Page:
Take the 2-minute tour ×
Stack Overflow is a question and answer site for professional and enthusiast programmers. It's 100% free, no registration required.

R has a qr() function, which performs QR decomposition using either LINPACK or LAPACK (in my experience, the latter is 5% faster). The main object returned is a matrix "qr" that contains in the upper triangular matrix R (i.e. R=qr[upper.tri(qr)]). So far so good. The lower triangular part of qr contains Q "in compact form". One can extract Q from the qr decomposition by using qr.Q(). I would like to find the inverse of qr.Q(). In other word, I do have Q and R, and would like to put them in a "qr" object. R is trivial but Q is not. The goal is to apply to it qr.solve(), which is much faster than solve() on large systems.

share|improve this question
    
Matrix qr contains factor R in the upper triangular matrix, including the diagonal. R = qr[upper.tri(qr)] returns only the elements above the diagonal, and also they are not returned as a matrix. To get a matrix containing only the upper triangle with the diagonal, one option is R = qr*upper.tri(qr, diag=TRUE). –  David Alber Sep 21 '11 at 20:23

3 Answers 3

Introduction

R uses the LINPACK dqrdc routine, by default, or the LAPACK DGEQP3 routine, when specified, for computing the QR decomposition. Both routines compute the decomposition using Householder reflections. An m x n matrix A is decomposed into an m x n economy-size orthogonal matrix (Q) and an n x n upper triangular matrix (R) as A = QR, where Q can be computed by the product of t Householder reflection matrices, with t being the lesser of m-1 and n: Q = H1H2...Ht.

Each reflection matrix Hi can be represented by a length-(m-i+1) vector. For example, H1 requires a length-m vector for compact storage. All but one entry of this vector is placed in the first column of the lower triangle of the input matrix (the diagonal is used by the R factor). Therefore, each reflection needs one more scalar of storage, and this is provided by an auxiliary vector (called $qraux in the result from R's qr).

The compact representation used is different between the LINPACK and LAPACK routines.

The LINPACK Way

A Householder reflection is computed as Hi = I - viviT/pi, where I is the identity matrix, pi is the corresponding entry in $qraux, and vi is as follows:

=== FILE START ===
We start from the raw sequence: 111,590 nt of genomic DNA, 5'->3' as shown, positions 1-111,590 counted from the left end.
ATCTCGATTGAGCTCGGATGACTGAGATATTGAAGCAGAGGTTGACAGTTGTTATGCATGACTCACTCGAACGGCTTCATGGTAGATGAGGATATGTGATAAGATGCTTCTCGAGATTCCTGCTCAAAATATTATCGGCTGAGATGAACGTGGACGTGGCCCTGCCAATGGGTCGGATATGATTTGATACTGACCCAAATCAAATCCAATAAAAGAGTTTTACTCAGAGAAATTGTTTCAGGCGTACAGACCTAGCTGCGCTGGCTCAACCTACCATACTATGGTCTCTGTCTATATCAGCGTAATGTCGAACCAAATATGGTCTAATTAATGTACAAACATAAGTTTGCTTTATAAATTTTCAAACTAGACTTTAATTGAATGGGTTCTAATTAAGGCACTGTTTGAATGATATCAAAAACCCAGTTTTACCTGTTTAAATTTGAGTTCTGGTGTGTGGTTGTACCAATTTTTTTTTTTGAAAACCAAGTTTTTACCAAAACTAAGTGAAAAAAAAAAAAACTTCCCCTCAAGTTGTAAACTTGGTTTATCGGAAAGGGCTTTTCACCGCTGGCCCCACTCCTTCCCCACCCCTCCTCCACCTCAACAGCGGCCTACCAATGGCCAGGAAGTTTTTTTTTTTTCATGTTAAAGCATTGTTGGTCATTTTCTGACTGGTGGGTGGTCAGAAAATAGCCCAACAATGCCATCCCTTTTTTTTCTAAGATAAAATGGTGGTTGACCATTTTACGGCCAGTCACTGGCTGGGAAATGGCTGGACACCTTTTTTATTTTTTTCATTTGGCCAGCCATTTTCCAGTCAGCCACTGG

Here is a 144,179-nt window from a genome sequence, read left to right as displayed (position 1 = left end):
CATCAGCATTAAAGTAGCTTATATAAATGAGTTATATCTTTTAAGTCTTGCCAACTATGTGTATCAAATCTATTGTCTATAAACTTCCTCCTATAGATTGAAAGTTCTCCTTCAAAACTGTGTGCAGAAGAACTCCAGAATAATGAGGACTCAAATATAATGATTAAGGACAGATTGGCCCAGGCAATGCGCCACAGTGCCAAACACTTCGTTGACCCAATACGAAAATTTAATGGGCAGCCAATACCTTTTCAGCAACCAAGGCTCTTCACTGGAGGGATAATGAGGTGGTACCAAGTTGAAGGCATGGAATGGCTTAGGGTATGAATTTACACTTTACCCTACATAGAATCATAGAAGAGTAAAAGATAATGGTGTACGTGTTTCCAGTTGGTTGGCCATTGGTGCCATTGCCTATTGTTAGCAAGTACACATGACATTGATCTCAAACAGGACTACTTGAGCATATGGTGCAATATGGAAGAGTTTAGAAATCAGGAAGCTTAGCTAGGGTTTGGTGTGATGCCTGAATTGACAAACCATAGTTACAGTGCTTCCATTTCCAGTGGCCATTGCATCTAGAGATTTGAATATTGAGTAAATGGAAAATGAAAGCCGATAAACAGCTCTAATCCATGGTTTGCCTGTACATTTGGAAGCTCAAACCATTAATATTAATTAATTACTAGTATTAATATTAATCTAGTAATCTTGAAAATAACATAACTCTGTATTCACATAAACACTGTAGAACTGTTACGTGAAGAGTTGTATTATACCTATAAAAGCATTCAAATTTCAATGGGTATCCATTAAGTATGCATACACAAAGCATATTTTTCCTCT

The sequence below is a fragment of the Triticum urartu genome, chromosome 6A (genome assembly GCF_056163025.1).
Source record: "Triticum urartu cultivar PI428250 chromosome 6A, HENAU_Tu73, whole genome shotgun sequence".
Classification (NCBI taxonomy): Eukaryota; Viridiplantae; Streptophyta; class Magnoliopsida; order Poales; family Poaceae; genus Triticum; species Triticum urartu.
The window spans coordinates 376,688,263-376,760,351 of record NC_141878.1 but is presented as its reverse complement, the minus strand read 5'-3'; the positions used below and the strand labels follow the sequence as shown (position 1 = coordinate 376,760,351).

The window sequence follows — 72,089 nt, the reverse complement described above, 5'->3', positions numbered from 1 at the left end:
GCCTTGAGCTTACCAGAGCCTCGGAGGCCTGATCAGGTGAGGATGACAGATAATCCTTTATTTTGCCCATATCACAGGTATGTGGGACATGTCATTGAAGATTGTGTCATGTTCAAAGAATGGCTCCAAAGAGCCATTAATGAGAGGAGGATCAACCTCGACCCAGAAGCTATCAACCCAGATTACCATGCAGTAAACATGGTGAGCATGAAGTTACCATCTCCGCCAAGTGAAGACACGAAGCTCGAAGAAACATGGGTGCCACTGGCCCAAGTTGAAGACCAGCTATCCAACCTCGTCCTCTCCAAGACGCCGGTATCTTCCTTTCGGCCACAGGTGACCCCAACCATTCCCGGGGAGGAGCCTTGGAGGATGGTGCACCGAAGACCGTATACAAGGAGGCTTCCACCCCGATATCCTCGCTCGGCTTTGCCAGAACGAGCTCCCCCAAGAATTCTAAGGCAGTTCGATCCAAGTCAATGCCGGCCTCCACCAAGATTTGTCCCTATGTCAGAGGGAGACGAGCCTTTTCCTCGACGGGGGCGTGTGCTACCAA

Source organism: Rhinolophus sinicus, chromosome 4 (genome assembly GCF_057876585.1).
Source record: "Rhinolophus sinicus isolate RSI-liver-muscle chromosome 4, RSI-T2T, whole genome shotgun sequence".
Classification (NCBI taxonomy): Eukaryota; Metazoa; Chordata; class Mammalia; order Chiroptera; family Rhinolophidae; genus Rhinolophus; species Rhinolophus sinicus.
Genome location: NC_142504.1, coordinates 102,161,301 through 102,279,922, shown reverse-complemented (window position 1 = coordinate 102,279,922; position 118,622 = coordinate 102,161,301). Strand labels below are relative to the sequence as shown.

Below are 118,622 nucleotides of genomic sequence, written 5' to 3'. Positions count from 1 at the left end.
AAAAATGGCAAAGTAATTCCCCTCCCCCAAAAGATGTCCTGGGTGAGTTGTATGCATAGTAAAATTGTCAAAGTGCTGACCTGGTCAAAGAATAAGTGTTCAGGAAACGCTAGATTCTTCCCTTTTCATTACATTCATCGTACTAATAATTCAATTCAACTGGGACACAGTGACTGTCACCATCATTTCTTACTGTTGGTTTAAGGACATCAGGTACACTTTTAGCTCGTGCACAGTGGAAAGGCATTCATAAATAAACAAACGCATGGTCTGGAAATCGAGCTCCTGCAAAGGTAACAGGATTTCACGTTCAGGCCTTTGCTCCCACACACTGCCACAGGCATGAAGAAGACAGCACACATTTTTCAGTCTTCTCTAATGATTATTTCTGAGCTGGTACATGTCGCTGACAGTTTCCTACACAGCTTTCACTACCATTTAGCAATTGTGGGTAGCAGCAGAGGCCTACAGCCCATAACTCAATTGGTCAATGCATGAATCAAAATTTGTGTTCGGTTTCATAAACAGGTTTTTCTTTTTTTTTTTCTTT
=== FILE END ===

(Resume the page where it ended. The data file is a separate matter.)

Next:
• vi[1..i-1] = 0,
  • vi[i] = pi
  • vi[i+1:m] = A[i+1..m, i] (i.e., a column of the lower triangle of A after calling qr)

LINPACK Example

Let's work through the example from the QR decomposition article at Wikipedia in R.

The matrix being decomposed is

> A <- matrix(c(12, 6, -4, -51, 167, 24, 4, -68, -41), nrow=3)
> A
     [,1] [,2] [,3]
[1,]   12  -51    4
[2,]    6  167  -68
[3,]   -4   24  -41

We do the decomposition, and the most relevant portions of the result is shown below:

> Aqr = qr(A)
> Aqr
$qr
            [,1]         [,2] [,3]
[1,] -14.0000000  -21.0000000   14
[2,]   0.4285714 -175.0000000   70
[3,]  -0.2857143    0.1107692  -35

[snip...]

$qraux
[1]  1.857143  1.993846 35.000000

[snip...]

This decomposition was done (under the covers) by computing two Householder reflections and multiplying them by A to get R. We will now recreate the reflections from the information in $qr.

> p = Aqr$qraux   # for convenience
> v1 <- matrix(c(p[1], Aqr$qr[2:3,1]))
> v1
           [,1]
[1,]  1.8571429
[2,]  0.4285714
[3,] -0.2857143

> v2 <- matrix(c(0, p[2], Aqr$qr[3,2]))
> v2
          [,1]
[1,] 0.0000000
[2,] 1.9938462
[3,] 0.1107692

> I = diag(3)   # identity matrix
> H1 = I - v1 %*% t(v1)/p[1]   # I - v1*v1^T/p[1]
> H2 = I - v2 %*% t(v2)/p[2]   # I - v2*v2^T/p[2]

> Q = H1 %*% H2
> Q
           [,1]       [,2]        [,3]
[1,] -0.8571429  0.3942857  0.33142857
[2,] -0.4285714 -0.9028571 -0.03428571
[3,]  0.2857143 -0.1714286  0.94285714

Now let's verify the Q computed above is correct:

> qr.Q(Aqr)
           [,1]       [,2]        [,3]
[1,] -0.8571429  0.3942857  0.33142857
[2,] -0.4285714 -0.9028571 -0.03428571
[3,]  0.2857143 -0.1714286  0.94285714

Looks good! We can also verify QR is equal to A.

> R = qr.R(Aqr)   # extract R from Aqr$qr
> Q %*% R
     [,1] [,2] [,3]
[1,]   12  -51    4
[2,]    6  167  -68
[3,]   -4   24  -41

The LAPACK Way

A Householder reflection is computed as Hi = I - piviviT, where I is the identity matrix, pi is the corresponding entry in $qraux, and vi is as follows:

  • vi[1..i-1] = 0,
  • vi[i] = 1
  • vi[i+1:m] = A[i+1..m, i] (i.e., a column of the lower triangle of A after calling qr)

There is another twist when using the LAPACK routine in R: column pivoting is used, so the decomposition is solving a different, related problem: AP = QR, where P is a permutation matrix.

LAPACK Example

This section does the same example as before.

> A <- matrix(c(12, 6, -4, -51, 167, 24, 4, -68, -41), nrow=3)
> Bqr = qr(A, LAPACK=TRUE)
> Bqr
$qr
            [,1]        [,2]       [,3]
[1,] 176.2554964 -71.1694118   1.668033